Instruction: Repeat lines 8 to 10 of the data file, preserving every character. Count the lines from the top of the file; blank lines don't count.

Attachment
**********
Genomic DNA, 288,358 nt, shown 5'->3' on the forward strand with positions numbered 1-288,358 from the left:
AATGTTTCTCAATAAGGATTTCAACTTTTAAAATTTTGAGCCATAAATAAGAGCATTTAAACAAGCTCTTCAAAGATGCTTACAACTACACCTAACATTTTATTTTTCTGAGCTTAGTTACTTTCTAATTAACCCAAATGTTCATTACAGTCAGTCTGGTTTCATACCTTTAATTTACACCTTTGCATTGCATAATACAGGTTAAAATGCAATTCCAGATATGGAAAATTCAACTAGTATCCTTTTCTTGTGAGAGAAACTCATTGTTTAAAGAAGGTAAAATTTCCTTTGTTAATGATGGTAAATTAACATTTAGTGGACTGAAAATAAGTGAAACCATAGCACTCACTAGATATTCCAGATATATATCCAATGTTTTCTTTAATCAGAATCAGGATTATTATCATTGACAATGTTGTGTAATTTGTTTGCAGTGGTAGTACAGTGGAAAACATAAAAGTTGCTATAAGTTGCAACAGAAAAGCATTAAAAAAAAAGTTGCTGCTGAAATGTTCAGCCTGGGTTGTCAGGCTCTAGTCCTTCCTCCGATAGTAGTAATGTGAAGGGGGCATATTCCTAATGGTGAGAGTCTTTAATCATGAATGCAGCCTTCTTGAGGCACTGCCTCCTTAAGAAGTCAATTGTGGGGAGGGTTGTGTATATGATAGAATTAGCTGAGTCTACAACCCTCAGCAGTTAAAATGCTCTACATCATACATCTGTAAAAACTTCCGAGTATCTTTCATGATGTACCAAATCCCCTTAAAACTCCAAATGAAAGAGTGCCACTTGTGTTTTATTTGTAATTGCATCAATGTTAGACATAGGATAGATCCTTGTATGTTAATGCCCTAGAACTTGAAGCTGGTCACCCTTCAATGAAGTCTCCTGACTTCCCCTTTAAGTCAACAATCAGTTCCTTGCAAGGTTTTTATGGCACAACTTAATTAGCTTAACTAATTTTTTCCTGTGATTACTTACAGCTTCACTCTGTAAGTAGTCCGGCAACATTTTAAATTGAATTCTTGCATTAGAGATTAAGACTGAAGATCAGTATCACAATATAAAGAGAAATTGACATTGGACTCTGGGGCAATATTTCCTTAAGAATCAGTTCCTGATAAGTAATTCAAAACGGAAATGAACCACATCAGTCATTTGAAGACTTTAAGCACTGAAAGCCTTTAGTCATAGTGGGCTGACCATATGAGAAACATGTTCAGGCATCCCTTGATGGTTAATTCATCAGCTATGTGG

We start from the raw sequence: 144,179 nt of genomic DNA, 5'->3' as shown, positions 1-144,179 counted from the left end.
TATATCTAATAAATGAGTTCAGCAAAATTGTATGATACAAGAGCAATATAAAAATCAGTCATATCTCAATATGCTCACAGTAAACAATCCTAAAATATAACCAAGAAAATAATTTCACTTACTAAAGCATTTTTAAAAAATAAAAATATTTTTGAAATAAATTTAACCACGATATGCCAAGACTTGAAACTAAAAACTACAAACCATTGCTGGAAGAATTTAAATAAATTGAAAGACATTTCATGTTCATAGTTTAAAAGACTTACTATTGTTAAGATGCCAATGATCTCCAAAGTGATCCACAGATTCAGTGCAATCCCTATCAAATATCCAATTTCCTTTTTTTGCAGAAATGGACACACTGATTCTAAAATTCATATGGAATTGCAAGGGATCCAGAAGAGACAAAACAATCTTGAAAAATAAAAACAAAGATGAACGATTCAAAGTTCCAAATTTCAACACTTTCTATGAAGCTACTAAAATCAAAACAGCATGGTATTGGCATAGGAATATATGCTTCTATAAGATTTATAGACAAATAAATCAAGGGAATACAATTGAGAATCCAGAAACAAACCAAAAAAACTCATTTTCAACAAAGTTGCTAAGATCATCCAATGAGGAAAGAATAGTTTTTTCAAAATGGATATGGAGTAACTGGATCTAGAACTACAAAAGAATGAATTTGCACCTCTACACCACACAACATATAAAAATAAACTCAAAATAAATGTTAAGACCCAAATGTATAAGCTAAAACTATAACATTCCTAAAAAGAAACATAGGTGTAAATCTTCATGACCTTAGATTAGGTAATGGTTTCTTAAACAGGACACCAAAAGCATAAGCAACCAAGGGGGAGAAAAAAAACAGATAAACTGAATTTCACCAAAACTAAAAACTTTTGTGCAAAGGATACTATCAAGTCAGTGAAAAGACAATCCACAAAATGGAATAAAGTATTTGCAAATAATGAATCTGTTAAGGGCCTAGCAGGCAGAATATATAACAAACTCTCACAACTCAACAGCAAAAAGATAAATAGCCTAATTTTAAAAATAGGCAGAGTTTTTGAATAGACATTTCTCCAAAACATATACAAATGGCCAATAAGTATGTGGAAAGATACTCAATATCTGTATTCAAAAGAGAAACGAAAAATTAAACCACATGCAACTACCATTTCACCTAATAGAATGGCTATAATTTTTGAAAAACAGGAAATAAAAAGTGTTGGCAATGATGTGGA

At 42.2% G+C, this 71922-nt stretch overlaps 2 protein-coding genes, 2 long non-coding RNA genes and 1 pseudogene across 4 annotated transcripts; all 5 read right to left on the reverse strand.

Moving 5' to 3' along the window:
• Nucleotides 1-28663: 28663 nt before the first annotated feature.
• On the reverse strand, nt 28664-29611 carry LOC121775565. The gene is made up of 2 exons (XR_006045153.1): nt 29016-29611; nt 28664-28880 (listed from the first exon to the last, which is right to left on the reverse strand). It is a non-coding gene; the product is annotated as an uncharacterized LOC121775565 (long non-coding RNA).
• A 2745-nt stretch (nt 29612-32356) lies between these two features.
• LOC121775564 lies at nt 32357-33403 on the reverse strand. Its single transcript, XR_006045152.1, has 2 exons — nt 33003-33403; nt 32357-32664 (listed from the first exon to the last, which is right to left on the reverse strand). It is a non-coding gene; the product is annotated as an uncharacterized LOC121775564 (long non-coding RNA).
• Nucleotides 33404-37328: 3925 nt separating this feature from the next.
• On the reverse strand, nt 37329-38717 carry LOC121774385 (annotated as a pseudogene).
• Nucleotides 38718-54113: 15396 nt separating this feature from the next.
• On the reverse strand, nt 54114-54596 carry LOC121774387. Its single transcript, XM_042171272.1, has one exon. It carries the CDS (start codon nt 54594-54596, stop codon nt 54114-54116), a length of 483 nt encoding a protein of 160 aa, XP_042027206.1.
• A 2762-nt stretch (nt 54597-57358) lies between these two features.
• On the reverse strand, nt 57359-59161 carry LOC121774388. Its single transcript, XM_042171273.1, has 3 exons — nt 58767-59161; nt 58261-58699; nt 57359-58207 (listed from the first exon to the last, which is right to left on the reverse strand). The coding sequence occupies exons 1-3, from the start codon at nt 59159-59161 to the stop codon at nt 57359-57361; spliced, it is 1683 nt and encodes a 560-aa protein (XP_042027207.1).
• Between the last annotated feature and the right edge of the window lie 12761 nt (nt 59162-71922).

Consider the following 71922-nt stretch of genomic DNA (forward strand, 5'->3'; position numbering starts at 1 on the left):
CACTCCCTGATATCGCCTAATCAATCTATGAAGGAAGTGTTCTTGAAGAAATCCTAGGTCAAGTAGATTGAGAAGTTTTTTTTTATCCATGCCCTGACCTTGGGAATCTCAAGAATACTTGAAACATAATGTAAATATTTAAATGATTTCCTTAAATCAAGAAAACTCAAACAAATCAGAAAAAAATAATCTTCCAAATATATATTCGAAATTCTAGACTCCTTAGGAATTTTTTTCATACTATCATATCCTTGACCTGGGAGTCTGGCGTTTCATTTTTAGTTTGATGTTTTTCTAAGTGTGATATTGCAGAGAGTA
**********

• On the reverse strand, nt 28664-29611 carry LOC121775565. The gene is made up of 2 exons (XR_006045153.1): nt 29016-29611; nt 28664-28880 (listed from the first exon to the last, which is right to left on the reverse strand). It is a non-coding gene; the product is annotated as an uncharacterized LOC121775565 (long non-coding RNA).
• A 2745-nt stretch (nt 29612-32356) lies between these two features.
• LOC121775564 lies at nt 32357-33403 on the reverse strand. Its single transcript, XR_006045152.1, has 2 exons — nt 33003-33403; nt 32357-32664 (listed from the first exon to the last, which is right to left on the reverse strand). It is a non-coding gene; the product is annotated as an uncharacterized LOC121775564 (long non-coding RNA).